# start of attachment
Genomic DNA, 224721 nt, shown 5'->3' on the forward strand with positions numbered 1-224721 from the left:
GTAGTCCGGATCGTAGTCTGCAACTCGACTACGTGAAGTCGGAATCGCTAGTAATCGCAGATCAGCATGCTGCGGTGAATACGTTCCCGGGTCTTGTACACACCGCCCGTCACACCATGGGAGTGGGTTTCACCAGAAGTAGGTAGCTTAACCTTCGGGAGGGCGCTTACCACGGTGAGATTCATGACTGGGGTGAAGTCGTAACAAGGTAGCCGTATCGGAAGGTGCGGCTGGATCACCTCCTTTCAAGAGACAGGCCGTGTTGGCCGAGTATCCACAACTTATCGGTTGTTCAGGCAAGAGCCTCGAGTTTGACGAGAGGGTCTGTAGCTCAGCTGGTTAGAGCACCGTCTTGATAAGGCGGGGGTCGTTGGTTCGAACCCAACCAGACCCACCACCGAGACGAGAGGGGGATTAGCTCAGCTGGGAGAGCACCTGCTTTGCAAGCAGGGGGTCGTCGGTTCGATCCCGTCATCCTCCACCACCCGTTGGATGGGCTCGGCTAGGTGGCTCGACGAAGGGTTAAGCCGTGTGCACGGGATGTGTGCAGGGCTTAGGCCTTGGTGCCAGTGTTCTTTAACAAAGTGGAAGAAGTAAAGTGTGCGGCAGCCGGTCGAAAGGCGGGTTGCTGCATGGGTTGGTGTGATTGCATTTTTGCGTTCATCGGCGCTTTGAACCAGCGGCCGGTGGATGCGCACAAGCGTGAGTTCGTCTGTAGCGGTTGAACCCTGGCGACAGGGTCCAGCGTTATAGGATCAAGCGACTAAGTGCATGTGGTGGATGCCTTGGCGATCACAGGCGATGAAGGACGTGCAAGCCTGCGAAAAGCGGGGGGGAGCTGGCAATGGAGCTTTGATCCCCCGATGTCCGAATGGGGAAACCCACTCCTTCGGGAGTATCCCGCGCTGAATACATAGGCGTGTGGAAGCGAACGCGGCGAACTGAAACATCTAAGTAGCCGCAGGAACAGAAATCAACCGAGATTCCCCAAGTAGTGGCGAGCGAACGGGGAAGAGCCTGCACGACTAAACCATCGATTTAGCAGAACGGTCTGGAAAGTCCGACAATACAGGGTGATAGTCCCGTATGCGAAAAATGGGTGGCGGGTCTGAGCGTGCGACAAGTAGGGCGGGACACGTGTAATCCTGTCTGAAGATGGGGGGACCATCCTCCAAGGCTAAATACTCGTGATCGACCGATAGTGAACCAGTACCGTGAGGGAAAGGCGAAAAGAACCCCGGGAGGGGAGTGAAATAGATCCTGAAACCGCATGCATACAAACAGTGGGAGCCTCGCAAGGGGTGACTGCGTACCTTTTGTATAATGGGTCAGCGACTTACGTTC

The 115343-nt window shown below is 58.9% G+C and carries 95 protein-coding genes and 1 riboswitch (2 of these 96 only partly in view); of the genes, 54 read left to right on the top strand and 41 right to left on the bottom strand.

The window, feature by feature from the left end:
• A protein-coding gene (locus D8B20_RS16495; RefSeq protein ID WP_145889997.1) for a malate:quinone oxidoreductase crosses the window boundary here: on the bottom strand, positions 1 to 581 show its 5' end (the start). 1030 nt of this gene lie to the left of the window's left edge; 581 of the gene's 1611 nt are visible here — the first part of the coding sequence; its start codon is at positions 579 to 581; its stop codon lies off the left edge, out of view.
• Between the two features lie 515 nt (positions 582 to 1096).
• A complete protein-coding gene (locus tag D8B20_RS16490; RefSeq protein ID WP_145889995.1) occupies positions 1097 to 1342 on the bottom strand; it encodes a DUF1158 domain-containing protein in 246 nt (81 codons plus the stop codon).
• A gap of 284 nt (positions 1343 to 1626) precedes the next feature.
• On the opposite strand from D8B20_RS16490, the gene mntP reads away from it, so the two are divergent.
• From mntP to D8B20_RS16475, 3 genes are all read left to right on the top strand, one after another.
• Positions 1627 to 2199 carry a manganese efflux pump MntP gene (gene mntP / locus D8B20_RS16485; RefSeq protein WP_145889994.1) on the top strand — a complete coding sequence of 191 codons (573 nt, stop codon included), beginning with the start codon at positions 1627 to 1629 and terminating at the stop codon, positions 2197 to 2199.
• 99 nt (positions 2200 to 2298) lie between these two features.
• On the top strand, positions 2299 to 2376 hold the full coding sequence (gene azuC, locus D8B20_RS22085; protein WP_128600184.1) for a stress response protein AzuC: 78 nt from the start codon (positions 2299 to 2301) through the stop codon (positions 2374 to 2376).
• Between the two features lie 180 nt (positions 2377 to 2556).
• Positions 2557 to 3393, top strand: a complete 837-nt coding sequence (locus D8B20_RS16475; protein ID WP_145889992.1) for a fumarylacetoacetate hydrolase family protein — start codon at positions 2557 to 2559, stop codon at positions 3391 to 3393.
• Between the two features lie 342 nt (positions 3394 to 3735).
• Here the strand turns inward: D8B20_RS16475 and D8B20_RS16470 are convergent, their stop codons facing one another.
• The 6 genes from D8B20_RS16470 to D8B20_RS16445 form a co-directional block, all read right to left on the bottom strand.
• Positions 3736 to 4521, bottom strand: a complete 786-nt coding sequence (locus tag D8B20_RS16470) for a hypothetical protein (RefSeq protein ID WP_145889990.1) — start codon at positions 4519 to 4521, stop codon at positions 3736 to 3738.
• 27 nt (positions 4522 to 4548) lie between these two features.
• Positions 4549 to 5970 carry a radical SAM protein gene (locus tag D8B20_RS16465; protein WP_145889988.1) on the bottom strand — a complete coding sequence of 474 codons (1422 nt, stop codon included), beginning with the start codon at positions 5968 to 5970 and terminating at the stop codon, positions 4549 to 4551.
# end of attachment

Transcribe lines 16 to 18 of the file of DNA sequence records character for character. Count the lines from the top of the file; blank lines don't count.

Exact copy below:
• Between the two features lie 342 nt (positions 3394 to 3735).
• Here the strand turns inward: D8B20_RS16475 and D8B20_RS16470 are convergent, their stop codons facing one another.
• The 6 genes from D8B20_RS16470 to D8B20_RS16445 form a co-directional block, all read right to left on the bottom strand.